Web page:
It can be seen that all six countries differ in territorial,
economic, and cultural aspects. However, the crisis had
reached all by the end of 2008 and governments were
forced to respond to the challenges. Most responses were
similar although a few minor differences could be seen
due to the above variations.
1.2. Emerging Issues
In addition, the latest trends of globalization and enlarge-
ment of the European Union have influenced the trans-
formation of the CEE countries. Today’s globalization is
very different from the 1990s. Key drivers of the global-
ization are the market and no ideology 15. New MNEs
from China, Latin America and oil-rich Russia have
moved into this region. “By manufacturing in these coun-
tries they avoid the substantial tariffs that the European
Union imposes on imports e.g. from China 16. In fact
nowadays, traditional investors looking for cheap labour
have already started to relocate from the region, but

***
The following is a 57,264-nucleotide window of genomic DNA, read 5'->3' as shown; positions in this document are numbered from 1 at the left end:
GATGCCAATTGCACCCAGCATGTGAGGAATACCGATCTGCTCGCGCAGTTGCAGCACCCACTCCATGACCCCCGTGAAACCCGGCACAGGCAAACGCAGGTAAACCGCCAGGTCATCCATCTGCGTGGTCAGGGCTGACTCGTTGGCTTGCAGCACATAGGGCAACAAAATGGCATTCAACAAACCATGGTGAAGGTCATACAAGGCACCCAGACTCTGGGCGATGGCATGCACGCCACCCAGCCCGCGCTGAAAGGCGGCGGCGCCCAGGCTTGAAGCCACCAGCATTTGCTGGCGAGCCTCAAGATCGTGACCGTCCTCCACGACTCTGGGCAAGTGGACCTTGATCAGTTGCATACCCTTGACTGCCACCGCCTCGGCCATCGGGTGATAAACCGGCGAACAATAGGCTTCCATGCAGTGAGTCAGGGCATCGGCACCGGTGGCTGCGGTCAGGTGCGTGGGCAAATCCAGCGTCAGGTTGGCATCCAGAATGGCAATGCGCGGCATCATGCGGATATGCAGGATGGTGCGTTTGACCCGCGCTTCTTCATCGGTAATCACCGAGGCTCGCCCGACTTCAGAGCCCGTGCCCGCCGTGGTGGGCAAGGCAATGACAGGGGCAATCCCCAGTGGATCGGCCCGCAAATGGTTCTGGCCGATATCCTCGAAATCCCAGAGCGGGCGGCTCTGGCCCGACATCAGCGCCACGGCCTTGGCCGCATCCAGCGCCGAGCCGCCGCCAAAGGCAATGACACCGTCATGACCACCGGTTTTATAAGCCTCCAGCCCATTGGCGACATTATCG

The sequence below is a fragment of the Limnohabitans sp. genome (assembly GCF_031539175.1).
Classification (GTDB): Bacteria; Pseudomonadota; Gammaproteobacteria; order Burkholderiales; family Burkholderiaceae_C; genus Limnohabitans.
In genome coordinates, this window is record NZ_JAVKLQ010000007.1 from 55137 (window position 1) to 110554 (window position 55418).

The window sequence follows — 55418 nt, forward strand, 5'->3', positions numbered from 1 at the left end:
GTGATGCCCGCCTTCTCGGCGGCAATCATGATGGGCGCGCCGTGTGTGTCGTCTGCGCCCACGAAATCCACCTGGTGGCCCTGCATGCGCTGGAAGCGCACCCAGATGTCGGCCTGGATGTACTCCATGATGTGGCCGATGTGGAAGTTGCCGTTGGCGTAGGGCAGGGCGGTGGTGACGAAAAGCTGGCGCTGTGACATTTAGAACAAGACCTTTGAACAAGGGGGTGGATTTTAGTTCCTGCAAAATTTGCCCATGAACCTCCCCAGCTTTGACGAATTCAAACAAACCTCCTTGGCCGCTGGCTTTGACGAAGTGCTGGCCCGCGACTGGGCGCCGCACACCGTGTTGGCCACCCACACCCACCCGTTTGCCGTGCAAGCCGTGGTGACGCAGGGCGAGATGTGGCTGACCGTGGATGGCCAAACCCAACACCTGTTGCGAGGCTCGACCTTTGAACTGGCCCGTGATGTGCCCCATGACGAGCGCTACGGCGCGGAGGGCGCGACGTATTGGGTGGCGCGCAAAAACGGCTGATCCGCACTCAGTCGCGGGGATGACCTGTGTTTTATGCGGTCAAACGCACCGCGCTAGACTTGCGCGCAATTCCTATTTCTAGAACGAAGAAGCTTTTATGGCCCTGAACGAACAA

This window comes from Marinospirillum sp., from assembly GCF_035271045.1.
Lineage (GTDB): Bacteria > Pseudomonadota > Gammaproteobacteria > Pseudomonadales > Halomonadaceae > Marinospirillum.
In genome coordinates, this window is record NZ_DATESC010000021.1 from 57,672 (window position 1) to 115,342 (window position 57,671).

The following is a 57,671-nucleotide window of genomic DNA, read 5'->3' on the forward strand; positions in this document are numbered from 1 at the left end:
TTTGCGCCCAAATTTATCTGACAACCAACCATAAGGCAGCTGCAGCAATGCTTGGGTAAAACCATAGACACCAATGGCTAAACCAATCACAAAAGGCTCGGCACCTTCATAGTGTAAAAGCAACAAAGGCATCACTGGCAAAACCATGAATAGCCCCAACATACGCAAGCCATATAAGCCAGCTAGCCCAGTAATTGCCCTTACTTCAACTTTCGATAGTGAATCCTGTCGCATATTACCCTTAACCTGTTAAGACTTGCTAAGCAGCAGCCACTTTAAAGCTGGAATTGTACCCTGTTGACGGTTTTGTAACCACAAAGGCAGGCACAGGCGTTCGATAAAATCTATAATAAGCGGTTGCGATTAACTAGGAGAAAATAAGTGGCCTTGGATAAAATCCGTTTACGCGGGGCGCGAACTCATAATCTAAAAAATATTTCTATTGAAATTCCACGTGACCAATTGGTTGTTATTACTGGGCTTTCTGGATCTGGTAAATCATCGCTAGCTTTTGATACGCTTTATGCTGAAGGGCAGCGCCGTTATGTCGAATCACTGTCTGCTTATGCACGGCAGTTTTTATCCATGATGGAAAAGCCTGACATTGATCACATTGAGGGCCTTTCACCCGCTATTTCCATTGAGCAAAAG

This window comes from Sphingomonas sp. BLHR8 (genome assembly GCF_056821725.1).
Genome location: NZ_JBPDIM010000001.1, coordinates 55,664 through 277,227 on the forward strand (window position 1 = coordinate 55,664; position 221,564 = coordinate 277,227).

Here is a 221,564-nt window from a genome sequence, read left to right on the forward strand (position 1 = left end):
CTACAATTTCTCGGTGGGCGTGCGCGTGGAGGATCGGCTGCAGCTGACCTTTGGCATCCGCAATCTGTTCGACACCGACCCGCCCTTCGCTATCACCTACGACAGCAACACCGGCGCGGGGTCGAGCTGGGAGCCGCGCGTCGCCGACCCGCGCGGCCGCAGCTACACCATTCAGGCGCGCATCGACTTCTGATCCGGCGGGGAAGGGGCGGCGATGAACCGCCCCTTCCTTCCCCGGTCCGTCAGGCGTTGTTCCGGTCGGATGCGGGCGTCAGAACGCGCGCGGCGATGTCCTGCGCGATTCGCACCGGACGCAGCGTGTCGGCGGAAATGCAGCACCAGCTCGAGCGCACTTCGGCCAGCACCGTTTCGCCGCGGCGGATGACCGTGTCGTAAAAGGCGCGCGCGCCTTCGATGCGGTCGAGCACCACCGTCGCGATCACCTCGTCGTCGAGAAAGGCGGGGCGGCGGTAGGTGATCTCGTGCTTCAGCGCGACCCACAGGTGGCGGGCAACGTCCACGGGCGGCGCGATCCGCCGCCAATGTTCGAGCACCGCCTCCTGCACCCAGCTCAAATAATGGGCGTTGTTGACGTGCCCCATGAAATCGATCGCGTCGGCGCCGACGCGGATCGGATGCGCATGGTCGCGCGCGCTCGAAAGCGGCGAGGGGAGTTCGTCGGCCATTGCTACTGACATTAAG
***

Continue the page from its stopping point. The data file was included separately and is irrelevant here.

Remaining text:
knowledge-intensive industries and service-sector in-
vestments appear to be taking their place. According to
different sources 17, many investors choose this area,
not only because of its cheap labour; the skilled, blue-
collar workforce, engineers, technicians and perceived
higher flexibility are also among the key motives.
2. General Evolution of Management
Consulting in the Region
2.1. Early Years and Communist Past
Management consulting on a global scale traces its ori-
gins to the 19th century, with the early pioneers appear-
ing in England and the United States. Among companies,